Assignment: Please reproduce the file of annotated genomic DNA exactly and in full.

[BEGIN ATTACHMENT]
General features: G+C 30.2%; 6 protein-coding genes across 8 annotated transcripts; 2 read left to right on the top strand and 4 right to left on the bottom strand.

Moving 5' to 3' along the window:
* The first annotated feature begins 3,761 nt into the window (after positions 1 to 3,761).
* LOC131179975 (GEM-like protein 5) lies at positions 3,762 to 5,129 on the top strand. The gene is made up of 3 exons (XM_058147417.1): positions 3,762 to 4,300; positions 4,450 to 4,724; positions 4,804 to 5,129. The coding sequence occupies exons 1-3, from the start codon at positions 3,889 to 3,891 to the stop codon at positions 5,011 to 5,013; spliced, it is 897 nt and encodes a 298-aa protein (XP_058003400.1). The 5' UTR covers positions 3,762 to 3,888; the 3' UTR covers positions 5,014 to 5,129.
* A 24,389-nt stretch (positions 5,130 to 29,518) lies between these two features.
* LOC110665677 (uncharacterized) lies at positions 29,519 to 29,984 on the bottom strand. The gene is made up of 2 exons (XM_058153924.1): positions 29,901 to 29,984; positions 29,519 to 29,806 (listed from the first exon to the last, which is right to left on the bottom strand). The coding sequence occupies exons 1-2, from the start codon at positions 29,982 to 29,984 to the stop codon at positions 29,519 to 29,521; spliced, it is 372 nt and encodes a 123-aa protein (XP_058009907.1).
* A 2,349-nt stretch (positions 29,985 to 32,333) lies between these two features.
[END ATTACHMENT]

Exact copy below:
General features: G+C 30.2%; 6 protein-coding genes across 8 annotated transcripts; 2 read left to right on the top strand and 4 right to left on the bottom strand.

Moving 5' to 3' along the window:
* The first annotated feature begins 3,761 nt into the window (after positions 1 to 3,761).
* LOC131179975 (GEM-like protein 5) lies at positions 3,762 to 5,129 on the top strand. The gene is made up of 3 exons (XM_058147417.1): positions 3,762 to 4,300; positions 4,450 to 4,724; positions 4,804 to 5,129. The coding sequence occupies exons 1-3, from the start codon at positions 3,889 to 3,891 to the stop codon at positions 5,011 to 5,013; spliced, it is 897 nt and encodes a 298-aa protein (XP_058003400.1). The 5' UTR covers positions 3,762 to 3,888; the 3' UTR covers positions 5,014 to 5,129.
* A 24,389-nt stretch (positions 5,130 to 29,518) lies between these two features.
* LOC110665677 (uncharacterized) lies at positions 29,519 to 29,984 on the bottom strand. The gene is made up of 2 exons (XM_058153924.1): positions 29,901 to 29,984; positions 29,519 to 29,806 (listed from the first exon to the last, which is right to left on the bottom strand). The coding sequence occupies exons 1-2, from the start codon at positions 29,982 to 29,984 to the stop codon at positions 29,519 to 29,521; spliced, it is 372 nt and encodes a 123-aa protein (XP_058009907.1).
* A 2,349-nt stretch (positions 29,985 to 32,333) lies between these two features.